WA Govt to trial driverless electric bus


news A staged trial of a driverless electric shuttle bus will take place in Western Australia later this year.

The 15-passenger autonomous vehicle was developed by NAVYA SAS – a French company that specialises in ‘intelligent’ transport systems. The bus has an average speed of 25km/h and a maximum speed of 45km/h.

The state’s Transport Minister, Dean Nalder, said the Department of Transport (DoT) was working closely with the RAC to ensure compliance with road and vehicle safety standards during the trial.

Notably, the trial will be the first of its kind Australia, the WA Government said. It is aimed to allow RAC, with support from the state government, “to understand and learn about autonomous vehicle technology”.

“It is not a matter of if this technology will come to WA, but when it will, and that time is fast approaching. Initially, the trials will be conducted at RAC’s driving centre, but eventually the shuttle will take to Perth roads,” Nalder said.

The DoT is working with the RAC to identify the routes on Perth roads where the trials would take place, he added.

“It is important West Australians are aware this technology is not confined to Hollywood blockbusters, but is actually coming to Perth,” said the Transport Minister. “To ensure we are working towards providing the best integrated and intelligent transport services and solutions for the State, it is important to trial new innovative modes of transport, and this is one of those modes.”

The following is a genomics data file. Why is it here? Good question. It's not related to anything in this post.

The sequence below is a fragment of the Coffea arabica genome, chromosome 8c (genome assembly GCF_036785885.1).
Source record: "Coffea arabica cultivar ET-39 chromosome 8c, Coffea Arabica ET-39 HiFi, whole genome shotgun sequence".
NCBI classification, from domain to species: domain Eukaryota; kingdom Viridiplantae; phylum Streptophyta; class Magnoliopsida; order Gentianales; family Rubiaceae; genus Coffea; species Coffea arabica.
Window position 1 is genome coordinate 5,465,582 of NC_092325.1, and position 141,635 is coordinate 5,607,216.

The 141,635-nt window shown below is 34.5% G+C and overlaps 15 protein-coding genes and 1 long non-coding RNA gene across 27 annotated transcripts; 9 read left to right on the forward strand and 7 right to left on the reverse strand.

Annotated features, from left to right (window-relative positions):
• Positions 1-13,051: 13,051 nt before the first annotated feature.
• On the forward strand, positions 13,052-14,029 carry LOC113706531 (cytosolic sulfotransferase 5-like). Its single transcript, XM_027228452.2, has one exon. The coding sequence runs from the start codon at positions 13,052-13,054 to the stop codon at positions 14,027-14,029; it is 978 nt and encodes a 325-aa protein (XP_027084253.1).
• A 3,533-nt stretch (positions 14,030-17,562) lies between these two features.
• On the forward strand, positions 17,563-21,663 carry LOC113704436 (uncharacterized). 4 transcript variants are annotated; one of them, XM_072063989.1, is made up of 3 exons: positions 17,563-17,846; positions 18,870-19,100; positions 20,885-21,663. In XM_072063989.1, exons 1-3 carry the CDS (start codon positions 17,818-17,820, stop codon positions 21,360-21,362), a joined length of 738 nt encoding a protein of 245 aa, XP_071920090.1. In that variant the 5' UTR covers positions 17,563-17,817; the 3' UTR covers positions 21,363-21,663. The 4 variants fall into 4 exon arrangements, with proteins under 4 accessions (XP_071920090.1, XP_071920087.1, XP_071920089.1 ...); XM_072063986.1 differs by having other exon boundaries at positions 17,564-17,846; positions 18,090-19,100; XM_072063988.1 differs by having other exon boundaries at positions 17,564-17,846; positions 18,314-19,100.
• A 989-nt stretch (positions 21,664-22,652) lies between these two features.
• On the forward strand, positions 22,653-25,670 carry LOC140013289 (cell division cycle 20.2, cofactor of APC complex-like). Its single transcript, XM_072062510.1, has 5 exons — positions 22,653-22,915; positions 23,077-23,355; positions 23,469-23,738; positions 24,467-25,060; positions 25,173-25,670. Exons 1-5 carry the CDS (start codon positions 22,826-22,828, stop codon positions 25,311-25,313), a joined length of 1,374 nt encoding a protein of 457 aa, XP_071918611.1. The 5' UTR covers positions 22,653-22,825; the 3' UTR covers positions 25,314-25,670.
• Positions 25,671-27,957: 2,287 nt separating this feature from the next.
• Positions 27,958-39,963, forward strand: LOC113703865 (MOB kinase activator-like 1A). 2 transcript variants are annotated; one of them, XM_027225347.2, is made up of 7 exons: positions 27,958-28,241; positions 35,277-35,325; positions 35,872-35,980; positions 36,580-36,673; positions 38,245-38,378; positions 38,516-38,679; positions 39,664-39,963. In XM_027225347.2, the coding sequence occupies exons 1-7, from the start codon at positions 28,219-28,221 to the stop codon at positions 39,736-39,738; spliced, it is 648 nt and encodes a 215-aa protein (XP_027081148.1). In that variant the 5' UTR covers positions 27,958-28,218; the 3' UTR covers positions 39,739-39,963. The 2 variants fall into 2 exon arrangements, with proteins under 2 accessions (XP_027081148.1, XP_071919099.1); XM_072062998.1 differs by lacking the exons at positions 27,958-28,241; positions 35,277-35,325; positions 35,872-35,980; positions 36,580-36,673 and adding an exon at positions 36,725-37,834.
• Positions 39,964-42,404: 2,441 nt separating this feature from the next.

Similar types of vehicles are being tested and trialled in other countries and are fitted with autonomous features such as radar cruise control and lane detection warning systems.

An additional safety feature is the vehicle’s multi-sensor technology. This provides 3D perception, allowing it to map the environment, detect obstacles on the road and interpret traffic signs, according to Nalder.

The state government would likely benefit from the project, since experts from both the RAC and the DoT have come together to work on the trial, he said.


  1. Nalder: “… it is important to trial new innovative modes of transport, and this is one of those modes.” This is because DoT can’t get old-school right yet. You know, like teaching people to drive, rather than How To Get a DL”? Like making sure visitors with International Licences can actually speak and read English, and have an in-depth understanding of WA Road Rules?

    FWIW, if it enters a roadworks site, and I stick a “Stop” bat in its face, will it obey?

    I can’t wait until they get this bus on the real road!

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